You haven't missed Days, 2, 3, 4. They weren't written here, but they were written. We gave ourselves to the work of words this week, and I can't begin to tell how unimaginably beautiful and sacramental the work has been. Take these words with you. These were the words I had at the beginning of the week from my reading in the book of Hosea, and I did. I took those words, felt that sweet invitation hang before me, and I worked and worded, spending hours behind this computer screen, waking mornings to the cadence of words in my head and having to do exactly this. Sit and catch them. Like all beautiful and tender things, we do not well find the words to suit. But it is this morning, when I wake once more to the melody of that voice, that I cry. And realize. What at the beginning of the week had felt my invitation to sit in my workshop and do the job of smithing my words, was actually a sending out in the sweet goodness of my life. Not a workshop or bench, a table or chair. It was into the humus, the soil of my own life and memory, where I found better words. Gather up all that sweet goodness, and name it. And when you cannot, look up and remember from Whom it has fallen.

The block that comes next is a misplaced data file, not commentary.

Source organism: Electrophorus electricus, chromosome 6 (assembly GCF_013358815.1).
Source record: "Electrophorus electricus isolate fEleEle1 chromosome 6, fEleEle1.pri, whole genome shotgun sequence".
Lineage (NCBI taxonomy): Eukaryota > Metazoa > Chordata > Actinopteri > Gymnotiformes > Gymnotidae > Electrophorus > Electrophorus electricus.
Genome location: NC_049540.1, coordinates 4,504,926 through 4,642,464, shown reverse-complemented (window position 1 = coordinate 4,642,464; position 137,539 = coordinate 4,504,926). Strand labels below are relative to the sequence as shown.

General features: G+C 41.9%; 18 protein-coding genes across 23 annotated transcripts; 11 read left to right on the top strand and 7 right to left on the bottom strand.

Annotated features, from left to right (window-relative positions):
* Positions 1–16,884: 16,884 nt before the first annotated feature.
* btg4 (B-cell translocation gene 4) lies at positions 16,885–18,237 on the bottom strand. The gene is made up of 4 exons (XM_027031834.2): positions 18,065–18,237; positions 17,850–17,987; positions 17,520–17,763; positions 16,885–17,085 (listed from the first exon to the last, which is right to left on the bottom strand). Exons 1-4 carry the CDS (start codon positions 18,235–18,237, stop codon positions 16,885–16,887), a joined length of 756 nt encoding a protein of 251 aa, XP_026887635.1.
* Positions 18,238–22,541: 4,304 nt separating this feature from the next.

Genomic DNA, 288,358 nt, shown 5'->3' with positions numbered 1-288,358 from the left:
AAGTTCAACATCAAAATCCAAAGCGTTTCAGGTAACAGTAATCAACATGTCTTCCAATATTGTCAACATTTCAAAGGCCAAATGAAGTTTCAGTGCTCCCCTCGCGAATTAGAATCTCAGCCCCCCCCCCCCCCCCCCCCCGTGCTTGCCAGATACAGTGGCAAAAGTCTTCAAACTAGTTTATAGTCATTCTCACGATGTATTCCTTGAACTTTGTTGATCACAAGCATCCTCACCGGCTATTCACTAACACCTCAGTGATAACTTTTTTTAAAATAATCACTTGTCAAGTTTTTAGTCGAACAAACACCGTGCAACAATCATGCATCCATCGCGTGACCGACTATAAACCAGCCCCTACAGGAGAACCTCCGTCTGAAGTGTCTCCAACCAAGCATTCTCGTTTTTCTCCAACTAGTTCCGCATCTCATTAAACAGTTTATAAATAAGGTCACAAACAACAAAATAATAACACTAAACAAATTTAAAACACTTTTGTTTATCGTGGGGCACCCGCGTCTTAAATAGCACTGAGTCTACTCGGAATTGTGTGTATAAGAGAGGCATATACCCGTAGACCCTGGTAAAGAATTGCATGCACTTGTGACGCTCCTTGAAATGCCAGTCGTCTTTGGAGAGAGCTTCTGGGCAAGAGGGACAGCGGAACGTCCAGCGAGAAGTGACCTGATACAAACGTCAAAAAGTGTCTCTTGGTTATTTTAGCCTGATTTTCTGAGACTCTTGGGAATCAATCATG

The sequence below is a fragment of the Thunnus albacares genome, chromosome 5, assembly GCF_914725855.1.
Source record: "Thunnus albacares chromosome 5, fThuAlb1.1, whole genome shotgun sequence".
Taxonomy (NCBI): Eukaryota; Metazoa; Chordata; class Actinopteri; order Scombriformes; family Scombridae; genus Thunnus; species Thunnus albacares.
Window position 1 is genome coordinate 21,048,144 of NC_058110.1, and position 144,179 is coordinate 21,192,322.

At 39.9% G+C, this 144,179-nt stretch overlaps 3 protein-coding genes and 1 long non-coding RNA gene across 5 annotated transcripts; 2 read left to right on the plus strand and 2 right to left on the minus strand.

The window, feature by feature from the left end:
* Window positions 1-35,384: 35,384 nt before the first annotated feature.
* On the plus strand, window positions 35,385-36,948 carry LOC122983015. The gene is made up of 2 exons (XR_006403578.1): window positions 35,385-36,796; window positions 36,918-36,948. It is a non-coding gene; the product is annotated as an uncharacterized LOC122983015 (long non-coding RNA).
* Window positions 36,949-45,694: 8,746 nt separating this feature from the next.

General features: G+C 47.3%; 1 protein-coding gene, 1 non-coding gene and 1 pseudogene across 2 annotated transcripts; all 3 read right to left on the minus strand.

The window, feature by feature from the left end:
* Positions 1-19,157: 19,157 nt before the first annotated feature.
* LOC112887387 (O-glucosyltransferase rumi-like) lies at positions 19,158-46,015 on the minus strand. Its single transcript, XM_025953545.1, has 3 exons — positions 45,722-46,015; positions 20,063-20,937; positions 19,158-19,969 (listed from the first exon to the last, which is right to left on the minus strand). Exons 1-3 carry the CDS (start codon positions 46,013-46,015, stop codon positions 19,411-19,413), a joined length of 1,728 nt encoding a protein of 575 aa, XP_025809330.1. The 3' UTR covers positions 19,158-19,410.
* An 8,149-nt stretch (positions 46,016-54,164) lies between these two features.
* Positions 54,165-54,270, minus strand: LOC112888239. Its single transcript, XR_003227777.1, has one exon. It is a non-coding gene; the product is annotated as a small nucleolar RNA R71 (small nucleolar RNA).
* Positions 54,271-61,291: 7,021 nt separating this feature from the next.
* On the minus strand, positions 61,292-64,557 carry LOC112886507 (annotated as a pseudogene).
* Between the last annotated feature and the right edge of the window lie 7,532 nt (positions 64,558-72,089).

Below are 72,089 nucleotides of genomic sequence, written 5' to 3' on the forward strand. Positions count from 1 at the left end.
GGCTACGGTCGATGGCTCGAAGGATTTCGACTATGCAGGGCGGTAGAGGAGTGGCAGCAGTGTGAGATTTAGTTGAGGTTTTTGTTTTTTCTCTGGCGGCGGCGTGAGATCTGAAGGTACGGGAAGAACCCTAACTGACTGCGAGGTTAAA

I've learned something about writing, how all of it, fundamentally, is, and the very end, a kind of found poetry.
That heals me in a new way.
I will probably, in the weeks ahead, set aside the 2, 784 words I've wrangled and pinned down. An introduction to a book it may one day be. I would be grateful to do that work and find that poetry. But if it do not, I now know that the humus is the greatest gift. Not the words.
Tomorrow morning I'll wake to the arms of the my husband and the noisy laughter of my children, and it will feel good and right.